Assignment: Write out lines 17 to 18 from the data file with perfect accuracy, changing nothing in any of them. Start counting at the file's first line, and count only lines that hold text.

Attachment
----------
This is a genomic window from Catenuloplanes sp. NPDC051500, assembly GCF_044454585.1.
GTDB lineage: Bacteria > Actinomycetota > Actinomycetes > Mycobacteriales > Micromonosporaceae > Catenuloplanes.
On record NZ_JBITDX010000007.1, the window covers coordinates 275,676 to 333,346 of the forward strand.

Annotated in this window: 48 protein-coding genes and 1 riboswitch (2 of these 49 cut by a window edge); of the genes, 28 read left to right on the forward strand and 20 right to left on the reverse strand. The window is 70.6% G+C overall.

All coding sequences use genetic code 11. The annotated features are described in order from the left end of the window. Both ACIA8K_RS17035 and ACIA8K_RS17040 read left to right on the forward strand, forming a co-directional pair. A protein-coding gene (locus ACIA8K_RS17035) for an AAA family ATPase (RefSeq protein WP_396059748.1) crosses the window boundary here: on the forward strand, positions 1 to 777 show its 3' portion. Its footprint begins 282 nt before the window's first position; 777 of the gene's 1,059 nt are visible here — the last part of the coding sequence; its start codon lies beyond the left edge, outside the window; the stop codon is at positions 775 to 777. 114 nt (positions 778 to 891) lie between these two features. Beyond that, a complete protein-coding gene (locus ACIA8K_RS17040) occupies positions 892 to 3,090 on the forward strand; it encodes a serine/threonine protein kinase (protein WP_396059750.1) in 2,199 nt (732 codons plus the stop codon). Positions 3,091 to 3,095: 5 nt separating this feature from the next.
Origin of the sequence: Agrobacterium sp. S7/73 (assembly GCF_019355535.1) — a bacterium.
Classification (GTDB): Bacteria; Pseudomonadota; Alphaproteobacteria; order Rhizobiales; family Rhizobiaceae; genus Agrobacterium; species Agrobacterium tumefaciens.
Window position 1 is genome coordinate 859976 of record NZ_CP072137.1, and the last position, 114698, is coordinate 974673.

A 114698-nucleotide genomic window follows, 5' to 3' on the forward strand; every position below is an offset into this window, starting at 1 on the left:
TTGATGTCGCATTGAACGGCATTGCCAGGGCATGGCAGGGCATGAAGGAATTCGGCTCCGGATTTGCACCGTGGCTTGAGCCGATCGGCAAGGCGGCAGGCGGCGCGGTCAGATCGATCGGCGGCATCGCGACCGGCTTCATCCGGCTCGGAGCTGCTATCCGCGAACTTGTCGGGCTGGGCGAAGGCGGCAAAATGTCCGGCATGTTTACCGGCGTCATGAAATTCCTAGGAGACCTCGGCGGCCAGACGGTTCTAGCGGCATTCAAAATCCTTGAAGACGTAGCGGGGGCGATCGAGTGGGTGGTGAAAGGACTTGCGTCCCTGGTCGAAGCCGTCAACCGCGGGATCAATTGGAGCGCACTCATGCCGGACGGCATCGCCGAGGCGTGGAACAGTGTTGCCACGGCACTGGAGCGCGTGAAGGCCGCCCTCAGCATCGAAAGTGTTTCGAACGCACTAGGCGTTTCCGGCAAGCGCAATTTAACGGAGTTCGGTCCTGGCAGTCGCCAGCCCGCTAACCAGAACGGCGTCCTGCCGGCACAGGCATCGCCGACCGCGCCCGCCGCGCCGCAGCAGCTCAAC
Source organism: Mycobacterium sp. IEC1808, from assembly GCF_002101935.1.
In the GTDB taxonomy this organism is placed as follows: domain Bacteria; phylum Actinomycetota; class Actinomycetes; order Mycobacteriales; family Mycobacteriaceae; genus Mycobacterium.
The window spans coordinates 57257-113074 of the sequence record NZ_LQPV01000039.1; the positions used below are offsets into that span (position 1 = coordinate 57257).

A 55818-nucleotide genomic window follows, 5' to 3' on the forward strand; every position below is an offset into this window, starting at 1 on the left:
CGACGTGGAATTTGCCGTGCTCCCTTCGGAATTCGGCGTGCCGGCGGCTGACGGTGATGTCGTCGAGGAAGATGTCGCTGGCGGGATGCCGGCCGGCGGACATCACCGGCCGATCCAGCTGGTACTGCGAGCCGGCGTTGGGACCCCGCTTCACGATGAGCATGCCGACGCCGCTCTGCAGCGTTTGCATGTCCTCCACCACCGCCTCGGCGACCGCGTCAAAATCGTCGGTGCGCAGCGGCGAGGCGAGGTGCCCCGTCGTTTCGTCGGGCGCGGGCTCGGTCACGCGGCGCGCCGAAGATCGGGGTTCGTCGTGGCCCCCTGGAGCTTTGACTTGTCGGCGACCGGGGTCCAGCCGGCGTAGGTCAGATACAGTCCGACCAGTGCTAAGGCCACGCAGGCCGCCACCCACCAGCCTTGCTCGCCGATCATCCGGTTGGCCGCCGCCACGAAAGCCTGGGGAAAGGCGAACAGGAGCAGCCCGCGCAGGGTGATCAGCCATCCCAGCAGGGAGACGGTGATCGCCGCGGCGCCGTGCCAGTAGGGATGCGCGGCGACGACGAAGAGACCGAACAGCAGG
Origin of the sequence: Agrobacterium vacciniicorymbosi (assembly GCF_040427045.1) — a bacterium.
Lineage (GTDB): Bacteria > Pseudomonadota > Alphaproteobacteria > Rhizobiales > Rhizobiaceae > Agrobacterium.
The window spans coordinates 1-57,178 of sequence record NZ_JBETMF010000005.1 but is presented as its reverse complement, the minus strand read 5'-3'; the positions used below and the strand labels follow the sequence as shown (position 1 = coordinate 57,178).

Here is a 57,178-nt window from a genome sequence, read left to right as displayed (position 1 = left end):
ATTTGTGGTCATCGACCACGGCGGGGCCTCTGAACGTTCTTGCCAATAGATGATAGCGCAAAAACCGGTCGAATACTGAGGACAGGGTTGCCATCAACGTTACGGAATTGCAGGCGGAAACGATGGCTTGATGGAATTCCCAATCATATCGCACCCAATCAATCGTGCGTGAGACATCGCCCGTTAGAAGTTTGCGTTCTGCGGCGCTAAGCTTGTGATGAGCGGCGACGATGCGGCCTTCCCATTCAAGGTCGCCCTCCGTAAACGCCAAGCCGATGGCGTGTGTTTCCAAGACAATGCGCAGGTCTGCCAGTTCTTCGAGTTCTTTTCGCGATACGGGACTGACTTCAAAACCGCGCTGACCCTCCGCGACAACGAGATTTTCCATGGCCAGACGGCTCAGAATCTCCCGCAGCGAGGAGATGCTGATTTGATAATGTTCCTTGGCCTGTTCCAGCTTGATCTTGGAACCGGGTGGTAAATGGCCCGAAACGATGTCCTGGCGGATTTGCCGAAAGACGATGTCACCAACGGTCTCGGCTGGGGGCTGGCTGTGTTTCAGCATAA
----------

Lineage (GTDB): Bacteria > Pseudomonadota > Alphaproteobacteria > Rhizobiales > Rhizobiaceae > Agrobacterium.
The window spans coordinates 1-57,178 of sequence record NZ_JBETMF010000005.1 but is presented as its reverse complement, the minus strand read 5'-3'; the positions used below and the strand labels follow the sequence as shown (position 1 = coordinate 57,178).